We tucked her into bed at night time, but none of us slept all that well – she still had an epidural in for pain control, and with that, they were checking vitals every 2 hours. The next morning we talked with the pain management team about getting rid of the epidural and transitioning to IV and then oral pain meds. They have a good strategy in place, in which they turn off the epidural but leave it in and see how the patient responds, and if they need the epidural meds, they can always turn it back on. FangFang definitely experienced more discomfort without it than with it, but everyone agreed that her pain seemed manageable, and she appreciated not having to be hooked up to so many wires. She, again, spent most of the day sitting on my lap. We watched some Daniel Tiger DVDs and played with a doctor kit Matt’s cousin ordered for her from the gift shop.
And in the evening we went for a ride in the wagon, which she loved. She so wanted to get out of that hospital room!
While we were out for our walk, I grabbed a photo of these signs hanging on our door. Everything about the Omaha Children’s Hospital speaks to their expertise in interacting with children with OI. It’s not just that Dr. Esposito is so amazing – though he is – it’s that everyone there is experienced in working with kids with OI and knows how to do so.
As wonderful as the hospital is, we’d really much rather be home. We advocated for a discharge as early as possible, and everyone was on board with us leaving the hospital and heading home Thursday morning, earlier than we’d thought possible, for which we were all thankful!
We were able to keep her pain well managed with just the oral pain meds – honestly, she seemed more disturbed by the pain from removing bandaids than by any pain associated with the femur fractures and surgery itself! – and within a few days of our arrival home, we were able to wean her off of the heavy duty meds, down to just Tylenol and Ibuprofen.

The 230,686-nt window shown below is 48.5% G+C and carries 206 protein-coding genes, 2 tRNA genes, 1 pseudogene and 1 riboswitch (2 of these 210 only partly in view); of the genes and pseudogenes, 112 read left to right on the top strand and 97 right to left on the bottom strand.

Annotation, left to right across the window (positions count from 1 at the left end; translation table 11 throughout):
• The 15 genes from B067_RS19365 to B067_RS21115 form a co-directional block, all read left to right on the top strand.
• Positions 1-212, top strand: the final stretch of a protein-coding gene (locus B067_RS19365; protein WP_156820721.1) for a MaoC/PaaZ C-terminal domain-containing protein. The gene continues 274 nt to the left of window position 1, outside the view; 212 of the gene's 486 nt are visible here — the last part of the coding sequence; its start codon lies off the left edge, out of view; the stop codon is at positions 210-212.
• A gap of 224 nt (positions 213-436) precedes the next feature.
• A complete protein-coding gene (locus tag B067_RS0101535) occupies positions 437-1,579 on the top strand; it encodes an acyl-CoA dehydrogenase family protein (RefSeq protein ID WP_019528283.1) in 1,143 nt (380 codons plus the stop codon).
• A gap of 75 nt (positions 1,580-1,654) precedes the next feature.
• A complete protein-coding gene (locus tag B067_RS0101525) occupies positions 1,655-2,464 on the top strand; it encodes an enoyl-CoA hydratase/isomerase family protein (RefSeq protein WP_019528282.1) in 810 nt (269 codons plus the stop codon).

We were all glad to be home and be together. For the first day or two, FangFang didn’t move around much, but this girl wasn’t going to let anything like a post-op femur rodding slow her down for too long – within a couple days of our arrival home, she was scooting around the house just like normal. She hated having the splint on, but she tolerated it, and we’d give her short reprieves for a bath or, once she was three weeks post-op, to let her sleep without it. That wasn’t exactly doctor approved, but she was sleeping horribly with it, and consequently Matt and I were sleeping horribly, and we just hoped we weren’t being horribly foolish!
Our instructions were to keep her non-weight-bearing for 4 weeks and then we could remove the splint and go in for follow-up x-rays with our local orthopedic surgeon, which we did at exactly the 4 week mark. Everything looked good on x-rays, so she was cleared to return to normal activity, for which we are all very thankful!
FangFang is back to crawling again, and she and I have been going to aqua therapy – physical therapy in the water. Aqua therapy is particularly awesome for kids with OI, because they’re able to work on developing skills without having to support all of their weight to do so. She’s doing great with supporting increasingly more of her weight while standing, and last week we started working on taking some steps and cruising. She’s just starting to get the motions down for that, which means I support most of her weight while she works on it, and my arms were sore after our last session! She is growing and developing and working on gaining those skills, though, which is so exciting to see.
This phase of the journey is a bit more unpredictable. I knew we’d need to get FangFang into PT, I knew we’d work toward getting her to stand and walk, and I knew she’d need her right femur rodded before she got too far along toward those goals – but now that her surgery has happened, it’s impossible to say how quickly she’ll begin to stand and maybe even walk on her own. She is motivated and excited about each new milestone she reaches, and we’ll just have to see what the next months hold for her and for us!